MS Dhoni India
India skipper MS Dhoni was left with plenty to ponder after suffering a humiliating series defeat to EnglandReuters

After the way India capitulated in the final three Test matches against England, one man and his role in the team was always going to be the talking point. After all, in cricket, everything starts and begins with the captain, and if the captain cannot inspire a bunch of young players to, at the very least, show some fight, then where do you go from there?

MS Dhoni has arguably been India's best ever captain – maybe not in the Test format – but if you take it in the overall context, no captain has achieved as much success as the ice cool man from Jharkhand, and because of that he deserves a long rope. But, just how long a rope, is a question that needs to be asked, after this latest debacle in England.

To lose a Test series is fine, but to lose one after winning the second Test, and then suffering two straight innings defeats, is, plain and simple, unacceptable.

However, with Dhoni, such is his unflappable nature, especially in front of the media and public, you just don't know what is going on in that head -- Is he seething or is he just sad at the performance? Is there some kind of fire that is still burning inside him, that he wants to turn this massive disappointment around and stick around long enough as captain for some redemption? It really is anybody's guess.

"It is a reflection of the batting order that has not done well," Dhoni said of India's meek (and that is an extremely kind word to use) surrender against England, which saw them bowled out for 94 runs in 29.2 overs.

"[Murali] Vijay has done well but right from the first Test we have not been able to get a good opening partnership. [Cheteshwar] Pujara was early to the middle because of that -- in the third or fourth over itself. It kept exposing our No. 3 batsman, and Virat [Kohli] went through a lean patch.

"If you're playing with six batsmen including the wicketkeeper, it makes it a bit tough if you lose that many wickets upfront. When the lower order scored runs we made 300-plus totals and once they too got out cheaply then we struggled to put runs on the board.

"Yes, we are disappointed that we couldn't offer any fight in the last three Test matches. Hopefully, they will take positive out of this defeat and when they come back here -- all of them are young and good enough to come back here -- and do better."

So does that mean Dhoni's reign as Test captain, after two painful series thrashings in England, is coming to an end? "You'll have to wait and watch," Dhoni said. "You asked me the same question in 2011 [when India were whitewashed].

"You will have to wait and watch if I am strong enough or if I am not strong enough. You will get the news."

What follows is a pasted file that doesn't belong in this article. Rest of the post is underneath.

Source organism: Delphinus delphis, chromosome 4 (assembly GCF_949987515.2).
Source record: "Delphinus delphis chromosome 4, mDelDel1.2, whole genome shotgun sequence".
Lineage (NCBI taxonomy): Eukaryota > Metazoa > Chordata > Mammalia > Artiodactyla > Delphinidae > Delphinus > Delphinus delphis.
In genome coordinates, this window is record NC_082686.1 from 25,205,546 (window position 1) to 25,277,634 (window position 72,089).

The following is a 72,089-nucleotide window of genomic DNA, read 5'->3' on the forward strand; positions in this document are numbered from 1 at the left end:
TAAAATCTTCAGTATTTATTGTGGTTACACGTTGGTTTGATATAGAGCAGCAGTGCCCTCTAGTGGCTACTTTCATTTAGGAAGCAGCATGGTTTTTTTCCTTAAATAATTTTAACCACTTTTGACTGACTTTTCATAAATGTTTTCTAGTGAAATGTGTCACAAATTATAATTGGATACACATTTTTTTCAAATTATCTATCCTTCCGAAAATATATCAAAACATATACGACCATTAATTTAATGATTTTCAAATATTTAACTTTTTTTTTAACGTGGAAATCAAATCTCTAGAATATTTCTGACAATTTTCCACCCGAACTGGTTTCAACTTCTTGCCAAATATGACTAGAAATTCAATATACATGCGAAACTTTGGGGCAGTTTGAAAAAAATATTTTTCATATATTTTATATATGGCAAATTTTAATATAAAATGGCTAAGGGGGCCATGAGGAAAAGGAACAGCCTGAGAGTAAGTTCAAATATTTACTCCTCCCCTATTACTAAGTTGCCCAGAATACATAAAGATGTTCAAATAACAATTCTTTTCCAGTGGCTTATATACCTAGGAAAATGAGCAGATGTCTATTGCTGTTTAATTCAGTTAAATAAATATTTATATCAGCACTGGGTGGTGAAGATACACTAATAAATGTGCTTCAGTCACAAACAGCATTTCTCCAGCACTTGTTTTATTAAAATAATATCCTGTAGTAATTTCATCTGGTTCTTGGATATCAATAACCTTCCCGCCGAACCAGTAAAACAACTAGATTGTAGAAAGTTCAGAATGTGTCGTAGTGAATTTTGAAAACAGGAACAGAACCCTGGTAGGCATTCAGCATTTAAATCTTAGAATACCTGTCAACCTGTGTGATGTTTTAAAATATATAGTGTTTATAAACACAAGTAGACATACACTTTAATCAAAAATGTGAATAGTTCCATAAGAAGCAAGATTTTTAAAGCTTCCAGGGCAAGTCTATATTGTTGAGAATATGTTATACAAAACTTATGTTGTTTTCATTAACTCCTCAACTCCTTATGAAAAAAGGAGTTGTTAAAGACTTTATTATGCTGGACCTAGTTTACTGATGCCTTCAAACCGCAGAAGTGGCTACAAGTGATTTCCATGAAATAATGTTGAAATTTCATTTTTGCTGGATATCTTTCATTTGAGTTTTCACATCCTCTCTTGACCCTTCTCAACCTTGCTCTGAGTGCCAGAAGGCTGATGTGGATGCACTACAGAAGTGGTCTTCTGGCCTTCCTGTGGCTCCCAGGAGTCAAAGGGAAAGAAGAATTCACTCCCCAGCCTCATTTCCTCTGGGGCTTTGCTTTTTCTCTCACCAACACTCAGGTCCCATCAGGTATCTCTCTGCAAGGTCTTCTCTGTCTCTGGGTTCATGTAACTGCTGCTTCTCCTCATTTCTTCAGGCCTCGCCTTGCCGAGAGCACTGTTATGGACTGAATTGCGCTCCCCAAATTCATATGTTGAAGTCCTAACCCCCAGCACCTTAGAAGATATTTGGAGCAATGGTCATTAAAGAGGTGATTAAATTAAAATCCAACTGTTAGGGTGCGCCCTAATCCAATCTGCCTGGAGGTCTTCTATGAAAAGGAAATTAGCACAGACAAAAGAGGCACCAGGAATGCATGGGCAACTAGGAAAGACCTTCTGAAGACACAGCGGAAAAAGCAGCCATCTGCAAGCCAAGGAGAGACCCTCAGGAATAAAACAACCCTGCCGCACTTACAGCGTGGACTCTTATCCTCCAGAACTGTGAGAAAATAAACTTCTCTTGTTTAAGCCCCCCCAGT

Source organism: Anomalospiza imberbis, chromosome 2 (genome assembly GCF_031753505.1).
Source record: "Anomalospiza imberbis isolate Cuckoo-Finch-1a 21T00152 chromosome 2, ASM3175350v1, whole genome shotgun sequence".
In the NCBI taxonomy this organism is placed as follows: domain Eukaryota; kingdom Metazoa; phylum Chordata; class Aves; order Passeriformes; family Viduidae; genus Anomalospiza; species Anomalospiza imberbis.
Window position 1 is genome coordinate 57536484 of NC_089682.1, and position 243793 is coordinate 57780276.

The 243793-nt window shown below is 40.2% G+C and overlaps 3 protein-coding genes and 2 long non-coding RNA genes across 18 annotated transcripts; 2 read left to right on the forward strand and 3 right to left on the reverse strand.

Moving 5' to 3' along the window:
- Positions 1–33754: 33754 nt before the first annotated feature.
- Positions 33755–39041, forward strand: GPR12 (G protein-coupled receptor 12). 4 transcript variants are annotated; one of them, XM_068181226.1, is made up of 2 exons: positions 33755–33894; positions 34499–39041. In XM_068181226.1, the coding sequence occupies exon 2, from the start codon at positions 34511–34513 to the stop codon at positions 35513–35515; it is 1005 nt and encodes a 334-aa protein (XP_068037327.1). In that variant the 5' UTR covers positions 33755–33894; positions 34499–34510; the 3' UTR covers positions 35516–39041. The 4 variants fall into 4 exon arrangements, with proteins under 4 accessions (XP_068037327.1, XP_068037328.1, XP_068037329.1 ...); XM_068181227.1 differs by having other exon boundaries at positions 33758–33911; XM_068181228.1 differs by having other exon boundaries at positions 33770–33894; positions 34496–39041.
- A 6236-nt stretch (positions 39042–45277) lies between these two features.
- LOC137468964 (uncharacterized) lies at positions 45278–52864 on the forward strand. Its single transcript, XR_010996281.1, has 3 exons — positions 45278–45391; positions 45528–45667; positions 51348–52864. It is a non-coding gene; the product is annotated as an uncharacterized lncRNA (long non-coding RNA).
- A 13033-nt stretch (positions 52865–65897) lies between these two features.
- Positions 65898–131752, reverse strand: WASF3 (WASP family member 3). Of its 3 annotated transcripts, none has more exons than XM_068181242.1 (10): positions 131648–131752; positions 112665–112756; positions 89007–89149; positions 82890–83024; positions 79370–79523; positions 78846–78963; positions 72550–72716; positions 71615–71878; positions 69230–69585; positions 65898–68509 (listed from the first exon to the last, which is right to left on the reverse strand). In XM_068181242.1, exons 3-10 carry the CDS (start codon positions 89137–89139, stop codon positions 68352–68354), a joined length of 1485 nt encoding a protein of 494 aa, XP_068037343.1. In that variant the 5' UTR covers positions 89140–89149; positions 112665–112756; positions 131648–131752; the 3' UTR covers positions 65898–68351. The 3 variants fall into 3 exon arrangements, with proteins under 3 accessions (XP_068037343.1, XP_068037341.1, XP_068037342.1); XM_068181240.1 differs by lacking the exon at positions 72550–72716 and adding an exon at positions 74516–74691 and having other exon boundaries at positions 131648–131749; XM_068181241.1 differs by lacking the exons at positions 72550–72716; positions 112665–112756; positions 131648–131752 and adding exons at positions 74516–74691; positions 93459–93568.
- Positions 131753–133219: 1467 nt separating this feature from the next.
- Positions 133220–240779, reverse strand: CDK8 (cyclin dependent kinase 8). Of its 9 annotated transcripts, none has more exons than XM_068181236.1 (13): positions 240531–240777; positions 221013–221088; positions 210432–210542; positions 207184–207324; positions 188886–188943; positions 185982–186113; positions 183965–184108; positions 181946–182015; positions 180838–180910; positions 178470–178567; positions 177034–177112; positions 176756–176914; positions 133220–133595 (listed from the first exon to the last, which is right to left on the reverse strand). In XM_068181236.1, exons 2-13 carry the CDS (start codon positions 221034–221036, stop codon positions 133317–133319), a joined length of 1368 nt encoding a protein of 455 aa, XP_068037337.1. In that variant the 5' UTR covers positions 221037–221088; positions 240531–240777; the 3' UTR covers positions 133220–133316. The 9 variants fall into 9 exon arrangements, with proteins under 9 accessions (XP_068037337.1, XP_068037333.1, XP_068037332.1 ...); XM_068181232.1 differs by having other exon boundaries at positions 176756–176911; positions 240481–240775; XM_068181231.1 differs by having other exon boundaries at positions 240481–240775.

But would a different captain really have made any difference to this India side. Yes, Dhoni was not at his best wearing the skipper's hat, and yes, there were quite a few odd decisions made. But no captain can do anything when the batsmen have made batting look more difficult than exploring the North Pole barefoot.

And it is not even as if Dhoni had the bowlers, who were better than the batsmen, no doubt – hey, even some of the bowlers were better batsmen than the actual batsmen -- who could turn the match around like England's pacemen and Moeen Ali did so often.

"The team has changed completely," Dhoni added. "Whatever strategies I have learned in the past, I tried to implement in this series. As a skipper, when you try to manipulate the field you need to see the strengths of the fast bowlers.

"Our bowlers are different to English bowlers, who keep hitting the same areas. They might be a bit boring but once they get that chance they start attacking you. You may have spent 30 or 40 minutes [batting in the middle], but when you look at the board there wouldn't be many runs.

"That's where we have faulted to some extent. We have not got that kind of bowlers who can bowl the channel, and that's because they may not get a long spell in subcontinent. They won't bowl too long with new ball and sometimes later with old ball when reversing.

"They don't bowl 22-23 overs, and the whole psyche is to go for wickets. I feel that mindset needs to be conditioned."

The BCCI need to put some serious thought into Test cricket and give their batsmen the best conditioning possible to succeed away from home – whether that is by letting them go and play county cricket or something a little more drastic – something needs to be done.

"That's an interesting one because there are only a few players who can play that," Dhoni said when asked about his batsmen playing domestic cricket in England like a lot of the former legends have done. "The others will be busy with other cricket.

"If you see the calendar we play from January till December. Maybe our climate is such that it supports us playing cricket throughout the year, but definitely there will be a few players who will be playing Test cricket and if they have some time and if they get a good contract they can definitely come and play, especially batsmen.

"Unless you come and play over here it's very difficult to keep practising on the outside and think this will help. It's important to spend some time over here, and it will definitely help, and it has helped other players in the past, whether they are former West Indies, Australia or Indian cricketers. So definitely something we can look into but it will be difficult to fit it in."

And what about taking a break from the IPL and actually honing your skills for Tests – the supreme format in cricket? "Don't be jealous of the IPL," said the skipper, which pretty much sums it all up doesn't it.